These images show up mainly in lines 412-415, but they're pretty key (pardon the pun) to understanding the huge beef that Eliot has with modern people. Basically, what most of his anger boils down to is people's selfishness. In this sense, people live inside the private prisons of their own self-interest and ego. With nothing to live for outside themselves, these people spend their entire lives trying to fill the hole created by their lack of spirit or compassion, and they often do so by buying a bunch of stuff or taking advantage of other people, young man carbuncular-style. In either case, Eliot thinks people need to change the way they behave; but they won't be able to do this until they change the ways they think and feel about the world.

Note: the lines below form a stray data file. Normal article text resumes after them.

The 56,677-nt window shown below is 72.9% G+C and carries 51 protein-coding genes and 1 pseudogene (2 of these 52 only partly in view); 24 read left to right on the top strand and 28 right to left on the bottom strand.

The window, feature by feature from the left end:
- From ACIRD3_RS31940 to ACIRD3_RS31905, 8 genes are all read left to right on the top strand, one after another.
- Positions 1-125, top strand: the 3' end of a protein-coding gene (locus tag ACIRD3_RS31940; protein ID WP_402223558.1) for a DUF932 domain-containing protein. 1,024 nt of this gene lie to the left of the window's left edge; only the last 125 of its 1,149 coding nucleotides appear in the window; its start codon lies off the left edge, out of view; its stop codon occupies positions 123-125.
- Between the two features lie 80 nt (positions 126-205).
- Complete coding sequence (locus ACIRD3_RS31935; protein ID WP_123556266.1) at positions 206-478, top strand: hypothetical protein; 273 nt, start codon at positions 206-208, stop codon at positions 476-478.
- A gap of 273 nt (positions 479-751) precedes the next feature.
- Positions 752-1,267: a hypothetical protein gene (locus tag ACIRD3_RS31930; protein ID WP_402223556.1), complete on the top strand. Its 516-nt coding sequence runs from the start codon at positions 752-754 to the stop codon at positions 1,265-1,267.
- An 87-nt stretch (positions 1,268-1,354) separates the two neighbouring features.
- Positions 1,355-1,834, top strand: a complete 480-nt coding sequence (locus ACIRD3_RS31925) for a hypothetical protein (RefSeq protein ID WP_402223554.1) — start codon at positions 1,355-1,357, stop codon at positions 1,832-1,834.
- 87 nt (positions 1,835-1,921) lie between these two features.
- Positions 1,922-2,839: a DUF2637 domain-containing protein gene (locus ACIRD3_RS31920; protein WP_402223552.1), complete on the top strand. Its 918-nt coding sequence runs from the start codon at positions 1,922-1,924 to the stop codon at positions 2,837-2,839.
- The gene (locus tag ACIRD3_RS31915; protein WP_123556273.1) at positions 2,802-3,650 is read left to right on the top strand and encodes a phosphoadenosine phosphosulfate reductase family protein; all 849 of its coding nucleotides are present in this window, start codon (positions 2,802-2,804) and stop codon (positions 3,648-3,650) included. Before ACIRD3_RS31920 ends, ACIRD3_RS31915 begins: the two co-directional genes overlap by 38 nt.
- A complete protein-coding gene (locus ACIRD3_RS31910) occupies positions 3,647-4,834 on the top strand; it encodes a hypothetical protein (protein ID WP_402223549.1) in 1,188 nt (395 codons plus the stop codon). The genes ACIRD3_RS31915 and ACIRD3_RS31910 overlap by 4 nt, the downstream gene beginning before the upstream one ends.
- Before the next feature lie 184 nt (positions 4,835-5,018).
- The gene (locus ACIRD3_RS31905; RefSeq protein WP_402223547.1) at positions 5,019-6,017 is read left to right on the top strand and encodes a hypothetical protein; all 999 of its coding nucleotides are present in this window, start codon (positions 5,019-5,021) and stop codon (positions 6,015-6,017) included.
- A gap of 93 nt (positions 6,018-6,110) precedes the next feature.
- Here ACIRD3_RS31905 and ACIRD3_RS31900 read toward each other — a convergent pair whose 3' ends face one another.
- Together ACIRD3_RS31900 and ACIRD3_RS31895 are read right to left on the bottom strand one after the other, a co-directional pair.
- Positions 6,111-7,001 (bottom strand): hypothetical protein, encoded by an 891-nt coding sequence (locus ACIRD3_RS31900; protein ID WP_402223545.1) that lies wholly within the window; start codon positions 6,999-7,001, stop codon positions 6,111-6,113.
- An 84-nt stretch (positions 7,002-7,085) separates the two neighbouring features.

Lines 413-417: When he writes that "We think of the key, each in his prison" (414), Eliot means that each of us is trapped—either willingly or unwillingly—in the prison of our own selfishness and self-interest. He refers to this as a prison because he really believes that deep down, people's selfishness makes them wish for deeper connections with other people. Modern people have forgotten how to make these sorts of connections, though, because there's no unifying culture to bring us all together. So we all just continue doing our own thing and feeling lonely, assuming there's nothing we can do about it. Oh well.